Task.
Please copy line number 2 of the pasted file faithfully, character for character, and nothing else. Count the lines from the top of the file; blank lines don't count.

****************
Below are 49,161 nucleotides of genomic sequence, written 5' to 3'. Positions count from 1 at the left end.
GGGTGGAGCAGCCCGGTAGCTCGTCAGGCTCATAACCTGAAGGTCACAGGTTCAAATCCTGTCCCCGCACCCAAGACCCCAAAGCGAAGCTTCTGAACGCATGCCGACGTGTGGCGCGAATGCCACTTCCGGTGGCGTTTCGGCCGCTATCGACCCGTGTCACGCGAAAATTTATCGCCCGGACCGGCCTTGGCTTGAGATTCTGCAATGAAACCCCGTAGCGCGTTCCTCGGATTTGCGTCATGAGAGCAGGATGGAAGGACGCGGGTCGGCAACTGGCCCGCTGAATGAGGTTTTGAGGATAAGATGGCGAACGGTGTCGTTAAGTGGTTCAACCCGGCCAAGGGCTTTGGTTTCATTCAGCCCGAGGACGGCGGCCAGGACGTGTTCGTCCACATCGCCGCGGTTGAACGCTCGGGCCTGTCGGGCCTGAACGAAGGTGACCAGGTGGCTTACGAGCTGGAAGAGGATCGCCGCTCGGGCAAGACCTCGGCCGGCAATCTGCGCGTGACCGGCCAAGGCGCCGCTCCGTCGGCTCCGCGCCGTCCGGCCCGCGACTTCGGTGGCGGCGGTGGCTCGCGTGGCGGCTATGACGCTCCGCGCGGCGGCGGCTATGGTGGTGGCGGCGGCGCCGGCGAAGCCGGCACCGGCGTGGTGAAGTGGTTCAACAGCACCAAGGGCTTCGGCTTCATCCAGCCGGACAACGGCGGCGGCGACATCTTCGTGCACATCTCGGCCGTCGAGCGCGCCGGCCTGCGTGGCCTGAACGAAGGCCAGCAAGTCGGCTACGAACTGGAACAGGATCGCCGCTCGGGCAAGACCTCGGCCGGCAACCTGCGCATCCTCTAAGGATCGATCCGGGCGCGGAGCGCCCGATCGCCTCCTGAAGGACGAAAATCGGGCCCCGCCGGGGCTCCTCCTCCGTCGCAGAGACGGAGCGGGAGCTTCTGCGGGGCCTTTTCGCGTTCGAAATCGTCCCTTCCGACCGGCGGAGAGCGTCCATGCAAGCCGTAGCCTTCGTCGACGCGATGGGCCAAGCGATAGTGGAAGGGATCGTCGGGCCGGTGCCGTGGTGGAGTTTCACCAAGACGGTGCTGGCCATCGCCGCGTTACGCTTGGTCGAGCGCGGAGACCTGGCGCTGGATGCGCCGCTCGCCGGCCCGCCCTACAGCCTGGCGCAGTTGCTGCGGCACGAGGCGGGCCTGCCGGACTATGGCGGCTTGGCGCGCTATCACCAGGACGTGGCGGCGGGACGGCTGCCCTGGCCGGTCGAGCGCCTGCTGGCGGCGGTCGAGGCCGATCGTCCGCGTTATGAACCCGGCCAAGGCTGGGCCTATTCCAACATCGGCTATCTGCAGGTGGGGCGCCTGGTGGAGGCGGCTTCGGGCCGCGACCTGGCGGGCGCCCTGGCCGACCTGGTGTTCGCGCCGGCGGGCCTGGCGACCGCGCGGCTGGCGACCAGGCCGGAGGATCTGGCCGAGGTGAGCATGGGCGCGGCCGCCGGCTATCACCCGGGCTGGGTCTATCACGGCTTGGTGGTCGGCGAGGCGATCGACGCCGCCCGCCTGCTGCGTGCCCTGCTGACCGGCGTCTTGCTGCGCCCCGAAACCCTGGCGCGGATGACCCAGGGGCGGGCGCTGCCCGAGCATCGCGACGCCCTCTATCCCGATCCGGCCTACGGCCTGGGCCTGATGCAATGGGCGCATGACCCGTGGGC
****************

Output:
GGGTGGAGCAGCCCGGTAGCTCGTCAGGCTCATAACCTGAAGGTCACAGGTTCAAATCCTGTCCCCGCACCCAAGACCCCAAAGCGAAGCTTCTGAACGCATGCCGACGTGTGGCGCGAATGCCACTTCCGGTGGCGTTTCGGCCGCTATCGACCCGTGTCACGCGAAAATTTATCGCCCGGACCGGCCTTGGCTTGAGATTCTGCAATGAAACCCCGTAGCGCGTTCCTCGGATTTGCGTCATGAGAGCAGGATGGAAGGACGCGGGTCGGCAACTGGCCCGCTGAATGAGGTTTTGAGGATAAGATGGCGAACGGTGTCGTTAAGTGGTTCAACCCGGCCAAGGGCTTTGGTTTCATTCAGCCCGAGGACGGCGGCCAGGACGTGTTCGTCCACATCGCCGCGGTTGAACGCTCGGGCCTGTCGGGCCTGAACGAAGGTGACCAGGTGGCTTACGAGCTGGAAGAGGATCGCCGCTCGGGCAAGACCTCGGCCGGCAATCTGCGCGTGACCGGCCAAGGCGCCGCTCCGTCGGCTCCGCGCCGTCCGGCCCGCGACTTCGGTGGCGGCGGTGGCTCGCGTGGCGGCTATGACGCTCCGCGCGGCGGCGGCTATGGTGGTGGCGGCGGCGCCGGCGAAGCCGGCACCGGCGTGGTGAAGTGGTTCAACAGCACCAAGGGCTTCGGCTTCATCCAGCCGGACAACGGCGGCGGCGACATCTTCGTGCACATCTCGGCCGTCGAGCGCGCCGGCCTGCGTGGCCTGAACGAAGGCCAGCAAGTCGGCTACGAACTGGAACAGGATCGCCGCTCGGGCAAGACCTCGGCCGGCAACCTGCGCATCCTCTAAGGATCGATCCGGGCGCGGAGCGCCCGATCGCCTCCTGAAGGACGAAAATCGGGCCCCGCCGGGGCTCCTCCTCCGTCGCAGAGACGGAGCGGGAGCTTCTGCGGGGCCTTTTCGCGTTCGAAATCGTCCCTTCCGACCGGCGGAGAGCGTCCATGCAAGCCGTAGCCTTCGTCGACGCGATGGGCCAAGCGATAGTGGAAGGGATCGTCGGGCCGGTGCCGTGGTGGAGTTTCACCAAGACGGTGCTGGCCATCGCCGCGTTACGCTTGGTCGAGCGCGGAGACCTGGCGCTGGATGCGCCGCTCGCCGGCCCGCCCTACAGCCTGGCGCAGTTGCTGCGGCACGAGGCGGGCCTGCCGGACTATGGCGGCTTGGCGCGCTATCACCAGGACGTGGCGGCGGGACGGCTGCCCTGGCCGGTCGAGCGCCTGCTGGCGGCGGTCGAGGCCGATCGTCCGCGTTATGAACCCGGCCAAGGCTGGGCCTATTCCAACATCGGCTATCTGCAGGTGGGGCGCCTGGTGGAGGCGGCTTCGGGCCGCGACCTGGCGGGCGCCCTGGCCGACCTGGTGTTCGCGCCGGCGGGCCTGGCGACCGCGCGGCTGGCGACCAGGCCGGAGGATCTGGCCGAGGTGAGCATGGGCGCGGCCGCCGGCTATCACCCGGGCTGGGTCTATCACGGCTTGGTGGTCGGCGAGGCGATCGACGCCGCCCGCCTGCTGCGTGCCCTGCTGACCGGCGTCTTGCTGCGCCCCGAAACCCTGGCGCGGATGACCCAGGGGCGGGCGCTGCCCGAGCATCGCGACGCCCTCTATCCCGATCCGGCCTACGGCCTGGGCCTGATGCAATGGGCGCATGACCCGTGGGC